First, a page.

Paride ed Elena

Paride ed Elena (Italian pronunciation: [ˈpaːride ed ˈɛːlena]; Paris and Helen) is an opera by Christoph Willibald Gluck. It is the third of Gluck's so-called reform operas for Vienna, following Alceste and Orfeo ed Euridice, and the least often performed of the three. Like its predecessors, the libretto was written by Ranieri de' Calzabigi. The opera tells the story of the events between the Judgment of Paris and the flight of Paris and Helen to Troy. It was premiered at the Burgtheater in Vienna on 3 November 1770.


Role Voice type Premiere cast, 3 November 1770[1]
(Conductor: – )
Paride (Paris), son of King Priam of Troy soprano castrato Giuseppe Millico
Elena (Helen), Queen of Sparta soprano Katherina Schindler
Cupid, under the name of Erasto, Helen's confidant soprano (en travesti) Teresa Kurz
Pallas Athene, the goddess soprano Gabriella Tagliaferri
A Trojan soprano castrato[citation needed]


The hero Paris is in Sparta, having chosen Aphrodite above Hera and Athena, sacrificing to Aphrodite and seeking, with the encouragement of Erasto, the love of Helen. Paris and Helen meet at her royal palace and each is struck by the other's beauty. She calls on him to judge an athletic contest and when asked to sing he does so in praise of her beauty, admitting the purpose of his visit is to win her love. She dismisses him. In despair Paris pleads with her, and she begins to give way. Eventually, through the intervention of Erasto, who reveals himself as Cupid, she gives way, but Pallas Athene (Athena) warns them of sorrow to come. In the final scene Paris and Helen make ready to embark for Troy.


Arias from the opera that enjoy an independent concert existence include Paris's minor-key declaration of love, "O del mio dolce ardor" (O of my gentle love), in the first act. His second aria is "Spiagge amate" (Beloved shores). In the second act, again in a minor key, Paris fears that he may lose Helen in "Le belle imagini" (The fair semblance) and in the fourth would prefer death to life without Helen, "Di te scordarmi, e vivere" (To forget you and to live). The role of Paris offers difficulties of casting, written, as it was, for a relatively high castrato voice. Arias of Paris have been adapted for tenors, with transposition an octave lower, or appropriated by sopranos and mezzo-sopranos.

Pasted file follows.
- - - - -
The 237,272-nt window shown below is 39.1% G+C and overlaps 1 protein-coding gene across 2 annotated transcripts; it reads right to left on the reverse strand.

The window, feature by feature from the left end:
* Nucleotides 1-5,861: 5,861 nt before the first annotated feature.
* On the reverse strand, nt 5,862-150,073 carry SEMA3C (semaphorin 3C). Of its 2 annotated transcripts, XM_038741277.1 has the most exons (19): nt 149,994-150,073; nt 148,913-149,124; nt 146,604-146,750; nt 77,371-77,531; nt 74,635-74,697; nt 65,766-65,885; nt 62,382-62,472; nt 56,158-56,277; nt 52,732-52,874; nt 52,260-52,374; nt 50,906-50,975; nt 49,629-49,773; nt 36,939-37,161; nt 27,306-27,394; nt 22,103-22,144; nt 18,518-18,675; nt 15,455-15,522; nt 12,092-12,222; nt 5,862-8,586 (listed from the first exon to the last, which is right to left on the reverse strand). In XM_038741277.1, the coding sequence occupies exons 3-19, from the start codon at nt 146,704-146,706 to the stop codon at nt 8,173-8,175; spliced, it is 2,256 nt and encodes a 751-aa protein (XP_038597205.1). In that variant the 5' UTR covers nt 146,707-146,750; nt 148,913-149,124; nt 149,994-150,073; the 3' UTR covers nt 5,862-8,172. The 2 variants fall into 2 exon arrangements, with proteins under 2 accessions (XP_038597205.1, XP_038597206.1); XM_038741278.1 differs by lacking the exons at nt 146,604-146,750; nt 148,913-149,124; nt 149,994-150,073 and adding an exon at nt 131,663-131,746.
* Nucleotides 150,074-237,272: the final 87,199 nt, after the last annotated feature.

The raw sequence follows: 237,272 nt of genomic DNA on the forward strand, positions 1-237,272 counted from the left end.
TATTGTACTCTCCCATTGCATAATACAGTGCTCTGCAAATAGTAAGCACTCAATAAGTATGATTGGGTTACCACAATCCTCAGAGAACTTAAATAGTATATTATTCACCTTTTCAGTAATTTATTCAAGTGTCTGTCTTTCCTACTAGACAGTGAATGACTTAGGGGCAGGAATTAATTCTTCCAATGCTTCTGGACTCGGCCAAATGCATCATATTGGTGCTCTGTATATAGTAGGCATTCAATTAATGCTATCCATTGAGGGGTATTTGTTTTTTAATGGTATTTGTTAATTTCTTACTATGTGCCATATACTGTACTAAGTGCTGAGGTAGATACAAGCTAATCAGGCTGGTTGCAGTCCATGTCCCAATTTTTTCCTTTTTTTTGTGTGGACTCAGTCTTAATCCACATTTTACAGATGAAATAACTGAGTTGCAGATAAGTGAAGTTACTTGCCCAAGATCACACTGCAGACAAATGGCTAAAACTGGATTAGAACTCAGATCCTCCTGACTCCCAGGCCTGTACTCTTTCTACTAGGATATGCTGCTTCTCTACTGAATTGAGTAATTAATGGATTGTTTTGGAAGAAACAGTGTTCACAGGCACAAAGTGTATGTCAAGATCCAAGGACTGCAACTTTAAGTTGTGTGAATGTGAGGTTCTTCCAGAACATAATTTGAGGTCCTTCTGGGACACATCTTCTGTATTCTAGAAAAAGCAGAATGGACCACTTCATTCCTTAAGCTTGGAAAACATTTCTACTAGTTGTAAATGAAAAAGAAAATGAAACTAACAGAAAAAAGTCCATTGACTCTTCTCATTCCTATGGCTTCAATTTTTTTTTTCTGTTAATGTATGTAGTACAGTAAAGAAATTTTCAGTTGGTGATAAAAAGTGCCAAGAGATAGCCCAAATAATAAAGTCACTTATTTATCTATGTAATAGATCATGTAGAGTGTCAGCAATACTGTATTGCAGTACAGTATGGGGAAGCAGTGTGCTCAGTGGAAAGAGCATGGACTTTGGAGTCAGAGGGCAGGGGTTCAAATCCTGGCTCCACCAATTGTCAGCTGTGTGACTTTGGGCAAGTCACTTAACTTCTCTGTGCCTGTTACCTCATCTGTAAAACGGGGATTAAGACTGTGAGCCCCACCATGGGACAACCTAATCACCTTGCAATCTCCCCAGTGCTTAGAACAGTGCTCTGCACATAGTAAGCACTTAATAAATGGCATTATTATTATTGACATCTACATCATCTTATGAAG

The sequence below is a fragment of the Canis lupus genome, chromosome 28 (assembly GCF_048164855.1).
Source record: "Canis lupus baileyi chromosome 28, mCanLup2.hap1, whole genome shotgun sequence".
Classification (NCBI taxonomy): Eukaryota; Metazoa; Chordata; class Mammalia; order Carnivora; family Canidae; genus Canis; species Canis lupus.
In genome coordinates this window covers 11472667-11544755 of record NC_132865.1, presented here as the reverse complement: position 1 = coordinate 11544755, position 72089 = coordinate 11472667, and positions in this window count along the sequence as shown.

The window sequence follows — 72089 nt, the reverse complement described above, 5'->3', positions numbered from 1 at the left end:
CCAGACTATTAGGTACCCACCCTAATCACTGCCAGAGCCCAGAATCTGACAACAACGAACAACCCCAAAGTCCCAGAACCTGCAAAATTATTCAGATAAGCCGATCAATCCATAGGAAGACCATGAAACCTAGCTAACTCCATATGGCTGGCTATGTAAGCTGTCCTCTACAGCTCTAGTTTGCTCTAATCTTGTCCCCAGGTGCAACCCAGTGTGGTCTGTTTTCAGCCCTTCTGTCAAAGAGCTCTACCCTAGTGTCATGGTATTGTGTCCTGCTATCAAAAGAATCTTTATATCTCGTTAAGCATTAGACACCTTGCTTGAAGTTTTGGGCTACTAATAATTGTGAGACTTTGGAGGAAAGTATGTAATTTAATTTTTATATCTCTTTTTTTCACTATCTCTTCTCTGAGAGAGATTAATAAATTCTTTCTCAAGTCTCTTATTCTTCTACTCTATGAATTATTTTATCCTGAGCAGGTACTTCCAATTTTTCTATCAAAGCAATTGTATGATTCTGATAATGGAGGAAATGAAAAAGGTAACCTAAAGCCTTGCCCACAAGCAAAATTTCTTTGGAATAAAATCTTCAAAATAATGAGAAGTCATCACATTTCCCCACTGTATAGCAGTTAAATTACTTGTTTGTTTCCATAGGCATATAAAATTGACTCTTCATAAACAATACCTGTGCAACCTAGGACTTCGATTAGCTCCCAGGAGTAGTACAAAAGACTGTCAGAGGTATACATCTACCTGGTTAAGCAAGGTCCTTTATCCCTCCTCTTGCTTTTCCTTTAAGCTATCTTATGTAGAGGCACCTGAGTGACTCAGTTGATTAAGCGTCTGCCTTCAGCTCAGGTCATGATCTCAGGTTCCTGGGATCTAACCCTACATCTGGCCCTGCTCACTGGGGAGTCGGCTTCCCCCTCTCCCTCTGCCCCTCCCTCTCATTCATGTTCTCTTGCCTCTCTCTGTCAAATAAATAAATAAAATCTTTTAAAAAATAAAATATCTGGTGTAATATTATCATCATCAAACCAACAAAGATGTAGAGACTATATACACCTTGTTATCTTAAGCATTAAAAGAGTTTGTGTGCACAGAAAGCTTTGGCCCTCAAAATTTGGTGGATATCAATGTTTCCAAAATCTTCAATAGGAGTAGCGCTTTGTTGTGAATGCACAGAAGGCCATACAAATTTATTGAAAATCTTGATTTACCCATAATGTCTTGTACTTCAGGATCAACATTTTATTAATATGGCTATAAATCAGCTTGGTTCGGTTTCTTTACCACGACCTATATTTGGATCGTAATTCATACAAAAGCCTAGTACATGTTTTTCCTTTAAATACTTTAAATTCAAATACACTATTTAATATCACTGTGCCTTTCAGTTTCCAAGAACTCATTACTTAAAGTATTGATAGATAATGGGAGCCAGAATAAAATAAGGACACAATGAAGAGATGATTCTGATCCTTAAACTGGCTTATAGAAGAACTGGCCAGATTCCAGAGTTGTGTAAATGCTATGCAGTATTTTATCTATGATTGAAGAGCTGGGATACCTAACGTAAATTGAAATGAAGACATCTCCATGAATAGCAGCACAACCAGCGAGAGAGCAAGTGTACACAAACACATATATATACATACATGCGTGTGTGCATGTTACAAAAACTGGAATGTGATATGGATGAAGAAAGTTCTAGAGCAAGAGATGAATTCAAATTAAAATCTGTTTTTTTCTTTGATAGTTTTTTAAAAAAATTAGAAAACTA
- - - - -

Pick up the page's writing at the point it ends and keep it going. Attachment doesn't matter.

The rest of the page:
The aria "O del mio dolce ardor" was arranged for orchestra by Tchaikovsky in October 1870.[2]

Performance historyEdit

After the première in the Burgtheater, Vienna, in 1770, there were 25 further performances in Vienna before 1800 (contrasting with more than 100 of his Orfeo ed Euridice and more than 70 of Alceste).

It seems that Gluck did not bring this opera to Paris - he was in Paris from 1773, but it was not performed there at this time.

The opera was put on in Naples in 1777 but no other productions have been traced until 1901, when it was revived in Prague, and 1905, when it was produced in Hamburg (in German, in a cut version in two acts). Nevertheless, a New York Times critic wrote that it had been performed in Berlin in 1863.[3][n 1]

The opera received its first performance in the US in 1954 at the Town Hall in Manhattan.[5] Another production was given at the Mannes College of Music in New York in 1991.[6]

In the UK, the first performance was in Manchester in November 1963.[7] What seems to have been the London première was on 21 October 2003, at the Barbican Hall.[8]

There have been concert performances from time to time, and one in 1983 was followed by a recording. The opera was staged at the Drottningholm Theatre in Stockholm in 1987, with Magdalena Kožená as Paris.[9][10]

In 2014 Essential Opera performed the opera in Toronto and Kitchener, Canada.[11][12]